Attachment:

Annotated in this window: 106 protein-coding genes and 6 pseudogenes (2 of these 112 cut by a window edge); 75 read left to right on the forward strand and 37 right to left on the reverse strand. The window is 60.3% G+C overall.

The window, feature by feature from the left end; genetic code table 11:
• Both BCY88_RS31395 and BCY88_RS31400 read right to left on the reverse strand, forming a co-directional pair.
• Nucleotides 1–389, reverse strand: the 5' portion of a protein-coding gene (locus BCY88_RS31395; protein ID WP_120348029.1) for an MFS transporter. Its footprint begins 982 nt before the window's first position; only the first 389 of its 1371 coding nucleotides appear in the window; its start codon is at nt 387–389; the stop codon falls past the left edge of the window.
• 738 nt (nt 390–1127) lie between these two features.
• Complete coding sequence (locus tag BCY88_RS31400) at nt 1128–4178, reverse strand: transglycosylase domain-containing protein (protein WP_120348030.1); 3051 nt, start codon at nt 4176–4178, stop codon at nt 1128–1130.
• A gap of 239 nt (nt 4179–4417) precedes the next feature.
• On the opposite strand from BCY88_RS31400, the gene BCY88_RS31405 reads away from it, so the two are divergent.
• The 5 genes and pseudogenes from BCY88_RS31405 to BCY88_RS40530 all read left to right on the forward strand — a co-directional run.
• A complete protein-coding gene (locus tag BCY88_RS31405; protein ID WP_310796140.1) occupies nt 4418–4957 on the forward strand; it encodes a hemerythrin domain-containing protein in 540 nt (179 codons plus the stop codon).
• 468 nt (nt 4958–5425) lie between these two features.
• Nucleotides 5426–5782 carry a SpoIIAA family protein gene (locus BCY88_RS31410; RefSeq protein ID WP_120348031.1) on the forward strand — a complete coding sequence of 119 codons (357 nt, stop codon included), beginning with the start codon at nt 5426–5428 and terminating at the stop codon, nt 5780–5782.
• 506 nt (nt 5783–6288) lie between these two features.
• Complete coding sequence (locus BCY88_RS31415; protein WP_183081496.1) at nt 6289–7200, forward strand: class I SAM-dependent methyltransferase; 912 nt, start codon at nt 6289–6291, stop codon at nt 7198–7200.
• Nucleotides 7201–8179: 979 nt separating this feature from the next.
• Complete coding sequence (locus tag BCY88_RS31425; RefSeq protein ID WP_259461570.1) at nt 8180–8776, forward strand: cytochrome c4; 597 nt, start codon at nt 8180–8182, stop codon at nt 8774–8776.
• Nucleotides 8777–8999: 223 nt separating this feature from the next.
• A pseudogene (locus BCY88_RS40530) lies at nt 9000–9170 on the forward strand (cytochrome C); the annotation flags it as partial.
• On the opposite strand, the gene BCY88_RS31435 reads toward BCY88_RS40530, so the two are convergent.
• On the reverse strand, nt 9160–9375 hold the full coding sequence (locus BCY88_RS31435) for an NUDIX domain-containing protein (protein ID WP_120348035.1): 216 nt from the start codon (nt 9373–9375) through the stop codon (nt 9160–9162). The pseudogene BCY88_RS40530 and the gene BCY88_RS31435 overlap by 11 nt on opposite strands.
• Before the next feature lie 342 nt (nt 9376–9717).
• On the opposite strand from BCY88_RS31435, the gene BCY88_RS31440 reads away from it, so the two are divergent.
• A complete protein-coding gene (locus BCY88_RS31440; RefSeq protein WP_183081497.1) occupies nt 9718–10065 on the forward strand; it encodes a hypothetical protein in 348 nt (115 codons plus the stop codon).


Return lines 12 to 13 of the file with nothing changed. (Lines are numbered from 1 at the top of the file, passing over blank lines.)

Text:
• Nucleotides 5426–5782 carry a SpoIIAA family protein gene (locus BCY88_RS31410; RefSeq protein ID WP_120348031.1) on the forward strand — a complete coding sequence of 119 codons (357 nt, stop codon included), beginning with the start codon at nt 5426–5428 and terminating at the stop codon, nt 5780–5782.
• 506 nt (nt 5783–6288) lie between these two features.